The cornerstone of our constitutional democratic republic is protecting citizens’ right to full and public notice when their elected officials are discussing or making decisions that could affect everyone’s daily lives.
As a non-partisan research taxpayer research institute that focuses on promoting government accountability and transparency, Florida TaxWatch supports the use of public notices in local newspapers of record by government entities to notify citizens of meetings and votes.
In the past, there have been efforts to convert public notices to an online-only government website. Proponents claim that such a move would be more efficient. The fact is that reducing options for the public to access public notices would cost taxpayers more money and reduce transparency in the public policy process.
Taxpayers deserve to be notified in advance of critical government votes. Without access to printed or digital notices, citizens would have fewer opportunities to participate in the process and communicate with their elected leaders.
A notice strictly available on government-run websites would eliminate the critical neutrality and independence of a newspaper or other third party. It would be possible, likely even, for government entities to miss notification deadlines, leave out critical information or make changes electronically to items on their websites without public knowledge. When something runs in the newspaper, it is permanently printed and distributed for all to reference and re-examine anytime.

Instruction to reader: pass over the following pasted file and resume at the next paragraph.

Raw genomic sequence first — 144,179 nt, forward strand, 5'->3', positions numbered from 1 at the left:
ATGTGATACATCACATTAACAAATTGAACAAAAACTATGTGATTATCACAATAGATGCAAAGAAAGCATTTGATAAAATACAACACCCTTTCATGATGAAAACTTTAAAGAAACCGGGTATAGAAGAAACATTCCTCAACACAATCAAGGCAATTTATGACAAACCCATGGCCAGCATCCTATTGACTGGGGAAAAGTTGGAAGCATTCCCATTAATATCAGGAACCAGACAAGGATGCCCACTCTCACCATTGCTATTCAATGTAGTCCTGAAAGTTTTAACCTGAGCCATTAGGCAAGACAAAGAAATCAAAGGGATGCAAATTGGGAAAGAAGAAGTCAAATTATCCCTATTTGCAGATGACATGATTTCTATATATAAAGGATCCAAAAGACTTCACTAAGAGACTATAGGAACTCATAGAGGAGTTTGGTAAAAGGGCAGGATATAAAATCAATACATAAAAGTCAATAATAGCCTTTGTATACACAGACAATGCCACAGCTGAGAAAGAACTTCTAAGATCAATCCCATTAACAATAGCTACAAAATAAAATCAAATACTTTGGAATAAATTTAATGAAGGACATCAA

Florida TaxWatch was instrumental in bringing attention to this issue in 2012. In conjunction with the Florida Press Association, we made recommendations to the Legislature, which passed legislation that expanded the use of public notices. The legislation — under the leadership of Rep. Ritch Workman — stated that all public notices published in a newspaper must be posted to the newspaper’s website the same day in addition to being posted on www.floridapublicnotices.com.
Newspapers are also required to email new notices for free to anyone who had requested them. These reforms gave taxpayers an additional avenue to access public notices in addition to the traditional newspaper.
In an effort to promote government transparency and accountability, we ask all government entities to ensure public notices are visible for all citizens to see in newspapers and on websites in advance of government meetings and actions.
To make our governments work efficiently and responsively, Florida taxpayers deserve to know where and how their money is being spent and where and how important issues are being discussed and enacted. We must remain vigilant in protecting Florida’s nationally recognized system of public notices.
Dominic M. Calabro is president and CEO of Florida TaxWatch, a nonpartisan, nonprofit, research institute, where he has served for more than three decades. Column courtesy of Context Florida.